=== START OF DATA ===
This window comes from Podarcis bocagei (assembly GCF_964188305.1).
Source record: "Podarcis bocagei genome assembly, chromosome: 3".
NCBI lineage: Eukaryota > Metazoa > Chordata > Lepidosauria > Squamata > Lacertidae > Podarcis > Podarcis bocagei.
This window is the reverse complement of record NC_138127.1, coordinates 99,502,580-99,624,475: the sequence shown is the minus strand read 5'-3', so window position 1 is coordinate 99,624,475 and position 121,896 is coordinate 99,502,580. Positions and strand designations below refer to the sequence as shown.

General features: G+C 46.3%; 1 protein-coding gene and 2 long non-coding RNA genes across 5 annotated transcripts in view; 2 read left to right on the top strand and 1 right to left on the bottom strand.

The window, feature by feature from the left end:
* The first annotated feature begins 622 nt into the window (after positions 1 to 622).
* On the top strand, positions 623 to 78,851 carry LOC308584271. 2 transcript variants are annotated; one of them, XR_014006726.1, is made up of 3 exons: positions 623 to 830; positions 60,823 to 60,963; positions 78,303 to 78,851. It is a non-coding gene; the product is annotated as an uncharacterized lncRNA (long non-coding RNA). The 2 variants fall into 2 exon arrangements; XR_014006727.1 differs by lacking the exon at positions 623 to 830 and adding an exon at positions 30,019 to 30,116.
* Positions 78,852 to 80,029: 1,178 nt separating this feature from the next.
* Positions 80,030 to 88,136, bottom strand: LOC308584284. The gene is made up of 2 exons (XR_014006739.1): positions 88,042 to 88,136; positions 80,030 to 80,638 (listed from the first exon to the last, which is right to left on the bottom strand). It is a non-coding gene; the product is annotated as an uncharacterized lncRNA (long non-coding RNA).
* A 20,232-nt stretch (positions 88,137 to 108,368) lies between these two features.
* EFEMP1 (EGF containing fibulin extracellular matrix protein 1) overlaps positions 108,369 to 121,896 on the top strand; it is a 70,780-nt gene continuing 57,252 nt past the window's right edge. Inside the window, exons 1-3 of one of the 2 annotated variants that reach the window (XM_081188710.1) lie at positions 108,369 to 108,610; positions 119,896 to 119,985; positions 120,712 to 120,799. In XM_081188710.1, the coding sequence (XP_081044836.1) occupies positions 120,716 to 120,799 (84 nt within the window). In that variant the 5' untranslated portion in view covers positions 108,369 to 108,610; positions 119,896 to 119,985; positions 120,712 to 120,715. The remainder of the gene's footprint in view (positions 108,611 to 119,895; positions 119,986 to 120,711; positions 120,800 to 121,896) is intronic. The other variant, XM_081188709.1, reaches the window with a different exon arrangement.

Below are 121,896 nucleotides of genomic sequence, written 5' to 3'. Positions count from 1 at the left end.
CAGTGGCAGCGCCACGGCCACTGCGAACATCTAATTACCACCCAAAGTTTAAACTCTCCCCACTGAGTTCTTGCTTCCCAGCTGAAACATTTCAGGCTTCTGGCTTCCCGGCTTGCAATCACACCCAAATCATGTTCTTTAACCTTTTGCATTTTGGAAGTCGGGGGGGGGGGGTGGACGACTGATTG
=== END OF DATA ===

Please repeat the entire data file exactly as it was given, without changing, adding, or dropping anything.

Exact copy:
This window comes from Podarcis bocagei (assembly GCF_964188305.1).
Source record: "Podarcis bocagei genome assembly, chromosome: 3".
NCBI lineage: Eukaryota > Metazoa > Chordata > Lepidosauria > Squamata > Lacertidae > Podarcis > Podarcis bocagei.
This window is the reverse complement of record NC_138127.1, coordinates 99,502,580-99,624,475: the sequence shown is the minus strand read 5'-3', so window position 1 is coordinate 99,624,475 and position 121,896 is coordinate 99,502,580. Positions and strand designations below refer to the sequence as shown.

General features: G+C 46.3%; 1 protein-coding gene and 2 long non-coding RNA genes across 5 annotated transcripts in view; 2 read left to right on the top strand and 1 right to left on the bottom strand.

The window, feature by feature from the left end:
* The first annotated feature begins 622 nt into the window (after positions 1 to 622).
* On the top strand, positions 623 to 78,851 carry LOC308584271. 2 transcript variants are annotated; one of them, XR_014006726.1, is made up of 3 exons: positions 623 to 830; positions 60,823 to 60,963; positions 78,303 to 78,851. It is a non-coding gene; the product is annotated as an uncharacterized lncRNA (long non-coding RNA). The 2 variants fall into 2 exon arrangements; XR_014006727.1 differs by lacking the exon at positions 623 to 830 and adding an exon at positions 30,019 to 30,116.
* Positions 78,852 to 80,029: 1,178 nt separating this feature from the next.
* Positions 80,030 to 88,136, bottom strand: LOC308584284. The gene is made up of 2 exons (XR_014006739.1): positions 88,042 to 88,136; positions 80,030 to 80,638 (listed from the first exon to the last, which is right to left on the bottom strand). It is a non-coding gene; the product is annotated as an uncharacterized lncRNA (long non-coding RNA).
* A 20,232-nt stretch (positions 88,137 to 108,368) lies between these two features.
* EFEMP1 (EGF containing fibulin extracellular matrix protein 1) overlaps positions 108,369 to 121,896 on the top strand; it is a 70,780-nt gene continuing 57,252 nt past the window's right edge. Inside the window, exons 1-3 of one of the 2 annotated variants that reach the window (XM_081188710.1) lie at positions 108,369 to 108,610; positions 119,896 to 119,985; positions 120,712 to 120,799. In XM_081188710.1, the coding sequence (XP_081044836.1) occupies positions 120,716 to 120,799 (84 nt within the window). In that variant the 5' untranslated portion in view covers positions 108,369 to 108,610; positions 119,896 to 119,985; positions 120,712 to 120,715. The remainder of the gene's footprint in view (positions 108,611 to 119,895; positions 119,986 to 120,711; positions 120,800 to 121,896) is intronic. The other variant, XM_081188709.1, reaches the window with a different exon arrangement.

Below are 121,896 nucleotides of genomic sequence, written 5' to 3'. Positions count from 1 at the left end.
CAGTGGCAGCGCCACGGCCACTGCGAACATCTAATTACCACCCAAAGTTTAAACTCTCCCCACTGAGTTCTTGCTTCCCAGCTGAAACATTTCAGGCTTCTGGCTTCCCGGCTTGCAATCACACCCAAATCATGTTCTTTAACCTTTTGCATTTTGGAAGTCGGGGGGGGGGGGTGGACGACTGATTG